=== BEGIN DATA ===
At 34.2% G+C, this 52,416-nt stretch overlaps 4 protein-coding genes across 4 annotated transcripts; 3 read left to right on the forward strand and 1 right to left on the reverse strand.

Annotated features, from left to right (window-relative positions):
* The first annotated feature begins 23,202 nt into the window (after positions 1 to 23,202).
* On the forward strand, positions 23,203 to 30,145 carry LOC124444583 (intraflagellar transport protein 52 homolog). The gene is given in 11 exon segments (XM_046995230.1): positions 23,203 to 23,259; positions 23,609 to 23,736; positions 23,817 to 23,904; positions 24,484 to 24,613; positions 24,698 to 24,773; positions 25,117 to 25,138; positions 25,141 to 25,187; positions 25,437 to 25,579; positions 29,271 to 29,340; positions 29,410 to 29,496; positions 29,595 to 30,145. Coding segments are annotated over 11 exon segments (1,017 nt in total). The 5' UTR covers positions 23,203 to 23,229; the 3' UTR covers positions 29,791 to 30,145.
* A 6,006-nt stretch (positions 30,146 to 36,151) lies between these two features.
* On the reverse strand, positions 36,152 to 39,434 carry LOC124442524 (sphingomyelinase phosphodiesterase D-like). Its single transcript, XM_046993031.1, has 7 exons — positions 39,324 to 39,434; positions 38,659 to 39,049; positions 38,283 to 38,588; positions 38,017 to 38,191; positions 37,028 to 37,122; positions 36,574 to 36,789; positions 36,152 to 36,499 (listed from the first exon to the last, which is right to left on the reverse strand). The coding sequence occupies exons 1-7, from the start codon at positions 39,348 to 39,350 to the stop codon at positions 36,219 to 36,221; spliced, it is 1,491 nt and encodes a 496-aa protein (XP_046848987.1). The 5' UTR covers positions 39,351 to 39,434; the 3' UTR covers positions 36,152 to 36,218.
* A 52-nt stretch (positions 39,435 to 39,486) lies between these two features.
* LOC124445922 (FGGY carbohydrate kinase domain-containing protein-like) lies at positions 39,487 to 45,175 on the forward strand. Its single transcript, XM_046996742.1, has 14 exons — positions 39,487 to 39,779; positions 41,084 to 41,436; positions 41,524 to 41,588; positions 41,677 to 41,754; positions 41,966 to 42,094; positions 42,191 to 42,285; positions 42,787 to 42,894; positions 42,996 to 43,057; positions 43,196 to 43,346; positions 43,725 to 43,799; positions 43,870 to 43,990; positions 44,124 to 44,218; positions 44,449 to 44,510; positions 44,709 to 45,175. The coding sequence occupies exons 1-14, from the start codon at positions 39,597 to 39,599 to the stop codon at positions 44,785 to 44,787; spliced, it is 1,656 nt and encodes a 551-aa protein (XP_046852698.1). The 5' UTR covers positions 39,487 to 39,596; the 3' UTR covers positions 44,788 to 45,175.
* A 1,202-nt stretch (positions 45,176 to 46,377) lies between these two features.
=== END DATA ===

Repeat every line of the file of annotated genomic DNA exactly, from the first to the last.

At 34.2% G+C, this 52,416-nt stretch overlaps 4 protein-coding genes across 4 annotated transcripts; 3 read left to right on the forward strand and 1 right to left on the reverse strand.

Annotated features, from left to right (window-relative positions):
* The first annotated feature begins 23,202 nt into the window (after positions 1 to 23,202).
* On the forward strand, positions 23,203 to 30,145 carry LOC124444583 (intraflagellar transport protein 52 homolog). The gene is given in 11 exon segments (XM_046995230.1): positions 23,203 to 23,259; positions 23,609 to 23,736; positions 23,817 to 23,904; positions 24,484 to 24,613; positions 24,698 to 24,773; positions 25,117 to 25,138; positions 25,141 to 25,187; positions 25,437 to 25,579; positions 29,271 to 29,340; positions 29,410 to 29,496; positions 29,595 to 30,145. Coding segments are annotated over 11 exon segments (1,017 nt in total). The 5' UTR covers positions 23,203 to 23,229; the 3' UTR covers positions 29,791 to 30,145.
* A 6,006-nt stretch (positions 30,146 to 36,151) lies between these two features.
* On the reverse strand, positions 36,152 to 39,434 carry LOC124442524 (sphingomyelinase phosphodiesterase D-like). Its single transcript, XM_046993031.1, has 7 exons — positions 39,324 to 39,434; positions 38,659 to 39,049; positions 38,283 to 38,588; positions 38,017 to 38,191; positions 37,028 to 37,122; positions 36,574 to 36,789; positions 36,152 to 36,499 (listed from the first exon to the last, which is right to left on the reverse strand). The coding sequence occupies exons 1-7, from the start codon at positions 39,348 to 39,350 to the stop codon at positions 36,219 to 36,221; spliced, it is 1,491 nt and encodes a 496-aa protein (XP_046848987.1). The 5' UTR covers positions 39,351 to 39,434; the 3' UTR covers positions 36,152 to 36,218.
* A 52-nt stretch (positions 39,435 to 39,486) lies between these two features.
* LOC124445922 (FGGY carbohydrate kinase domain-containing protein-like) lies at positions 39,487 to 45,175 on the forward strand. Its single transcript, XM_046996742.1, has 14 exons — positions 39,487 to 39,779; positions 41,084 to 41,436; positions 41,524 to 41,588; positions 41,677 to 41,754; positions 41,966 to 42,094; positions 42,191 to 42,285; positions 42,787 to 42,894; positions 42,996 to 43,057; positions 43,196 to 43,346; positions 43,725 to 43,799; positions 43,870 to 43,990; positions 44,124 to 44,218; positions 44,449 to 44,510; positions 44,709 to 45,175. The coding sequence occupies exons 1-14, from the start codon at positions 39,597 to 39,599 to the stop codon at positions 44,785 to 44,787; spliced, it is 1,656 nt and encodes a 551-aa protein (XP_046852698.1). The 5' UTR covers positions 39,487 to 39,596; the 3' UTR covers positions 44,788 to 45,175.
* A 1,202-nt stretch (positions 45,176 to 46,377) lies between these two features.